Reliability and Validity in Experiment Design
(text copied from Wikipedia)
The key traditional concepts in classical test theory are reliability and validity. A reliable measure is measuring something consistently, while a valid measure is measuring what it is supposed to measure. A reliable measure may be consistent without necessarily being valid, e.g., a measurement instrument like a broken ruler may always under-measure a quantity by the same amount each time (consistently), but the resulting quantity is still wrong, that is, invalid. For another analogy, a reliable rifle will have a tight cluster of bullets in the target, while a valid one will center its cluster around the center of the target, whether or not the cluster is a tight one.
Both reliability and validity may be assessed conceptually and mathematically. Stability over repeated measures of the same test can be assessed with the Pearson correlation coefficient, and is often called test-retest reliability. Similarly, the equivalence of different versions of the same measure can be indexed by a Pearson correlation, and is called equivalent forms reliability or a similar term. Internal consistency, which addresses the homogeneity of a single test form, may be assessed by correlating performance on two halves of a test, which is termed split-half reliability; the value of this Pearson product-moment correlation coefficient for two half-tests is adjusted with the Spearman-Brown prediction formula to correspond to the correlation between two full-length tests. Finally, possibly the most commonly used index of reliability is Cronbach’s α, which is equivalent to the mean of all possible split-half coefficients. Other approaches include the intra-class correlation, which is defined as the ratio of variance of measurements of a given target to the variance of all targets.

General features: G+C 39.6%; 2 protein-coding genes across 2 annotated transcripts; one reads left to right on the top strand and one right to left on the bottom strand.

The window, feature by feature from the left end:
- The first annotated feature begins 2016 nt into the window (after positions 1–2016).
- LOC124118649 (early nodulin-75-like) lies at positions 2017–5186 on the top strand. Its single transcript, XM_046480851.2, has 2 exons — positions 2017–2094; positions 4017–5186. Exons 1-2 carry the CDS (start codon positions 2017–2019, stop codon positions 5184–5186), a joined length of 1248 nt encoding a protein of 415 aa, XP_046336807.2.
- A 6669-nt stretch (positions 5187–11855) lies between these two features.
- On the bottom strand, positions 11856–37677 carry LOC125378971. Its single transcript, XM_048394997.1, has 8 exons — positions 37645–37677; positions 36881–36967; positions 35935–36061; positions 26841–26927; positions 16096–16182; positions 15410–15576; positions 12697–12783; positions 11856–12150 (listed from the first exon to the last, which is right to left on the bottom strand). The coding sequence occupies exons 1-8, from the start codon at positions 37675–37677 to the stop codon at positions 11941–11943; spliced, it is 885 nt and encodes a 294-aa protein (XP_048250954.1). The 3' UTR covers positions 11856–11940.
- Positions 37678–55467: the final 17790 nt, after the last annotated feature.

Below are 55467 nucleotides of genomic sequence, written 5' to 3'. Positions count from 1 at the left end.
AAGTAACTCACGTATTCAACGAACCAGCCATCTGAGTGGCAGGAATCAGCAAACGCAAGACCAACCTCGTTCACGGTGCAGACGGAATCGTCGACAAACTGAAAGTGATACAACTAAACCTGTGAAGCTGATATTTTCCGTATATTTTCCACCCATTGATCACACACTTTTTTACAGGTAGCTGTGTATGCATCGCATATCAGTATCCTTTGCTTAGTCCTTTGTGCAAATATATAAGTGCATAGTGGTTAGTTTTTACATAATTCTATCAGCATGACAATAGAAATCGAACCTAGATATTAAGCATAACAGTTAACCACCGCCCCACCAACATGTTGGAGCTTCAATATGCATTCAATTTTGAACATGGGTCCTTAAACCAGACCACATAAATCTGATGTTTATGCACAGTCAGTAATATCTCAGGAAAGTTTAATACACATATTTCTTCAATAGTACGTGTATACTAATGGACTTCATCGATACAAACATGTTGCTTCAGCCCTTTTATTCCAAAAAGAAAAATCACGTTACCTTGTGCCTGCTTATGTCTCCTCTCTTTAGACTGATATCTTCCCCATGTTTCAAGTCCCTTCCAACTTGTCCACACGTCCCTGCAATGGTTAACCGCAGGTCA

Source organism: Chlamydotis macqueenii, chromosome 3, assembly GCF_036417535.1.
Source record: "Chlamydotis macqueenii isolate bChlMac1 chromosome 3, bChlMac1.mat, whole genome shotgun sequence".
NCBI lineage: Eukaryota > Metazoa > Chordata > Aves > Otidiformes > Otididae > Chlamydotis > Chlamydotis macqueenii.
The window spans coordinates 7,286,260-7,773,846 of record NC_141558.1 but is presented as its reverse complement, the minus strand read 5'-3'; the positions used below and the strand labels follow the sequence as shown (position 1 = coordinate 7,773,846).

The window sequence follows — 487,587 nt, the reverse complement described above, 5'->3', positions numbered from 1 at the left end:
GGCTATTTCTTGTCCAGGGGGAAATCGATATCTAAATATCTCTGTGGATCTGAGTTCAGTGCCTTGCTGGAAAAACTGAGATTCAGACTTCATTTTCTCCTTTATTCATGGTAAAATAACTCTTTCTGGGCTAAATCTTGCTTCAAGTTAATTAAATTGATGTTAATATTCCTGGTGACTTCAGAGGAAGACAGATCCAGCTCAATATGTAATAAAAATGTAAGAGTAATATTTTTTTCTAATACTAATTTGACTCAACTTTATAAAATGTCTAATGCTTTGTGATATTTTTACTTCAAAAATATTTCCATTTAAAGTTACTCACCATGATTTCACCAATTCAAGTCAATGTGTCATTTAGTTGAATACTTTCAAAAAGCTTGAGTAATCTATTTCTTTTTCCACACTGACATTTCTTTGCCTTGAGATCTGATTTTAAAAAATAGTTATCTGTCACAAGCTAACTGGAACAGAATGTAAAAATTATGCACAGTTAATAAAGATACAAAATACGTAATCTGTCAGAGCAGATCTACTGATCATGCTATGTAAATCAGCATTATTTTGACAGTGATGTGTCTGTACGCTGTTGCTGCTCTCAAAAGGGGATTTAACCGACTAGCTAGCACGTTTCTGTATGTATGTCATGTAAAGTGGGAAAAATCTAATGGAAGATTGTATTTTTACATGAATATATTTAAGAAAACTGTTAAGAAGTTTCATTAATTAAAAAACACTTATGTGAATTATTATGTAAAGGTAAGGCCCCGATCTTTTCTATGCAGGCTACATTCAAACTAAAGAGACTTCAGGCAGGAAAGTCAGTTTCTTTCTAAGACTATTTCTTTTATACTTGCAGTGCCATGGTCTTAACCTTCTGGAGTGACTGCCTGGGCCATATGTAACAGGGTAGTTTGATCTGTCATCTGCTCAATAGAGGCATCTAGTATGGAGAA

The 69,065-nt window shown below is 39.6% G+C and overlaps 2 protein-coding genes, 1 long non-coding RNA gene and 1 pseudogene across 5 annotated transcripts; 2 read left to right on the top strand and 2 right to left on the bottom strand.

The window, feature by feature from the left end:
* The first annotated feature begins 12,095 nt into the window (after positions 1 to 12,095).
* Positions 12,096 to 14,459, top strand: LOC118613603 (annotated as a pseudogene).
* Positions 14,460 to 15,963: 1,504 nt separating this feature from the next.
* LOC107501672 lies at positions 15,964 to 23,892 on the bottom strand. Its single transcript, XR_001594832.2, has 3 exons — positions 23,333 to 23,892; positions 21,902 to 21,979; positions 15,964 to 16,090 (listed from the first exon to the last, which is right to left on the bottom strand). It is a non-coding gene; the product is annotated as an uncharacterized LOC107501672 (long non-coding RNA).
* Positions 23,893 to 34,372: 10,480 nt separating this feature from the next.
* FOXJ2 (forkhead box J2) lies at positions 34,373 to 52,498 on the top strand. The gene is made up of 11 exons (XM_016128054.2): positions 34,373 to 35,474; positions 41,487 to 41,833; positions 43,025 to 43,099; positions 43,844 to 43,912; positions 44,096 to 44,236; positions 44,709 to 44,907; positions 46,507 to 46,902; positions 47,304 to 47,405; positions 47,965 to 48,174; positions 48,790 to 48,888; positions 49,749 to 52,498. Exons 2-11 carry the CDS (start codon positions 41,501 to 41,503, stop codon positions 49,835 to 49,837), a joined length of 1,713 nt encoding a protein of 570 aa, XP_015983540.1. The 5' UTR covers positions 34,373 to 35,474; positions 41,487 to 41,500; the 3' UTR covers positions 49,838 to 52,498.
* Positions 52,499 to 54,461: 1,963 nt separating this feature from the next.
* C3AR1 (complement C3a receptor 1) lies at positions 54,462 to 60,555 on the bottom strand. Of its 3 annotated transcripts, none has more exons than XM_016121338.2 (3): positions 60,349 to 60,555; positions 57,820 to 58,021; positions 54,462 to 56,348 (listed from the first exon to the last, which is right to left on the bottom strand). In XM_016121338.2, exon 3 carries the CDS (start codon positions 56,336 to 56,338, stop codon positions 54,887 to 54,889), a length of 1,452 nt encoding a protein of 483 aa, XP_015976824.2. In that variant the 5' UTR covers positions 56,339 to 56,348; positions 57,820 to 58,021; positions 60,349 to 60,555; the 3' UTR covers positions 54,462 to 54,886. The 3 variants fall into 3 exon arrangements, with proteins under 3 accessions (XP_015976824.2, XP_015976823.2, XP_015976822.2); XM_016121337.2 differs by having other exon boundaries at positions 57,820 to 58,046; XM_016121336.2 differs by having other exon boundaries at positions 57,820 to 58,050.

Validity may be assessed by correlating measures with a criterion measure known to be valid. When the criterion measure is collected at the same time as the measure being validated the goal is to establish concurrent validity; when the criterion is collected later the goal is to establish predictive validity. A measure has construct validity if it is related to other variables as required by theory. Content validity is simply a demonstration that the items of a test are drawn from the domain being measured.